The Magpie (Pica pica) from Pica pica. Photo credit: Mikael Kristersson.

Screening & Live Event
Pica Pica

Part of Bird's-Eye View: The Films of Mikael Kristersson & Science on Screen
Friday, October 25, 2019, 7:00 p.m.
Museum of the Moving Image - Redstone Theater

Followed by a conversation with Paul Sweet from the American Museum of Natural History and Kaitlyn Parkins from New York City Audubon

Dir. Mikael Kristersson. 1987, 97 mins. DCP. From 1986-1987, Swedish filmmaker and environmentalist Mikael Kristersson documented the comings and goings of a group of magpies in Vällingby, Sweden—a suburb west of Stockholm that was built in the 1950s. His film follows the rhythms of these small, black-and-white birds. How they move, interact, and what sounds they make is captured alongside the hustle and bustle of city life. It is an astonishingly alive portrait of a species and one, like all of Kristersson’s films, that isn’t encumbered by narration, music, or intertitles. His film finds its form not only through the magpies but with them.

Tickets: $15 ($11 seniors and students / $9 youth (ages 3–17) / free for children under 3 and Museum members at the Film Lover and Kids Premium levels and above). Order tickets online.(Members may contact [email protected] with questions regarding online reservations.)

Ticket purchase includes same-day admission to the Museum (see gallery hours). View the Museum’s ticketing policy here. For more information on membership and to join online, visit our membership page.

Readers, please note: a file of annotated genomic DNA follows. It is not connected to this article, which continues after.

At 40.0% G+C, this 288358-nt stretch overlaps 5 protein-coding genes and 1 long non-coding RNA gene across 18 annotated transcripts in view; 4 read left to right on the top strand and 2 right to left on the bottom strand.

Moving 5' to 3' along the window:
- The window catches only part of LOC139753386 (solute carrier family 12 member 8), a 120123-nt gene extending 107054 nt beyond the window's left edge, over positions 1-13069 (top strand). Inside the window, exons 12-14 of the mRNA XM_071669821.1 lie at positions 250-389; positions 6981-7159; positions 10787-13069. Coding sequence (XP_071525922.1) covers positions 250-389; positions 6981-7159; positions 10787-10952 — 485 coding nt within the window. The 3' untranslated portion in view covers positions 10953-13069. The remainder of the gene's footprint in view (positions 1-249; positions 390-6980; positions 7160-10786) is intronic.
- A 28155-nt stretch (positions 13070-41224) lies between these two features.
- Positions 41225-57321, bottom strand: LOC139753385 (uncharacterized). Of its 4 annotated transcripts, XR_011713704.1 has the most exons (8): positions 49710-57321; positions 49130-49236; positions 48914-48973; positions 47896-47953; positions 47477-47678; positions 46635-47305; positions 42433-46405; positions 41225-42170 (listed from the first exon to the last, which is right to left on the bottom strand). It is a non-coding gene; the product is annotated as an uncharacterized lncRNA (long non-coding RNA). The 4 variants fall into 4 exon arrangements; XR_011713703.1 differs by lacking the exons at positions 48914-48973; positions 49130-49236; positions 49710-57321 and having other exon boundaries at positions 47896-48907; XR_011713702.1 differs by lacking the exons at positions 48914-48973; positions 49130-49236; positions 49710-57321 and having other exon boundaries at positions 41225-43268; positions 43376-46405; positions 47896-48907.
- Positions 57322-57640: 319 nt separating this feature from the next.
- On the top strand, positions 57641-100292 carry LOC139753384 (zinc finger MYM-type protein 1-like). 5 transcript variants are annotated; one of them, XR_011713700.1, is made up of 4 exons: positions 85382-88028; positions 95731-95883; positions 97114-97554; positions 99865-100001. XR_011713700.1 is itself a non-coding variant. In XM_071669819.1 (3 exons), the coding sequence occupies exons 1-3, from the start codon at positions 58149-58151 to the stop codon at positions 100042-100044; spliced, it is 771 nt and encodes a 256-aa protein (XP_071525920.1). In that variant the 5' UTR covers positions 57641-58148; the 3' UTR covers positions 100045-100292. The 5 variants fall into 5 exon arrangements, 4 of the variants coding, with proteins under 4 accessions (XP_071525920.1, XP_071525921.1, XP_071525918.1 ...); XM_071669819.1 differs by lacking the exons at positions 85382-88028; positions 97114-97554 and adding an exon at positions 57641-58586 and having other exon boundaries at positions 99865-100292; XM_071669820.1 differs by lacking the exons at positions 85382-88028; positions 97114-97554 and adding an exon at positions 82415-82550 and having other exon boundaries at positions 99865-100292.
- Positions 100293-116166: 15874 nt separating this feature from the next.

About the speakers: 

Paul Sweet was born in Bristol, England and has been interested in natural history for as long as he can remember. After completing a degree in Zoology at the University of Liverpool, he traveled extensively in the Americas and Asia for several years before working in the Raffles Museum in Singapore. In 1991 he moved to New York to work as Collection Manager of Ornithology at the American Museum of Natural History, taking care of the largest bird specimen collection in the world. During his tenure at the AMNH, he has participated in museum expeditions to countries such as Vietnam, Central African Republic, Venezuela, Papua New Guinea and Benin.

Kaitlyn Parkins, conservation biologist at New York City Audubon, is a biologist focused on urban wildlife conservation. Her current research interests include animal migration and movement, and innovative approaches to creating habitat in urban spaces. At New York City Audubon she works projects with a variety of topics, including shorebird migration ecology, colonial waterbird nesting ecology, green roofs wildlife habitat, and bird-building collisions.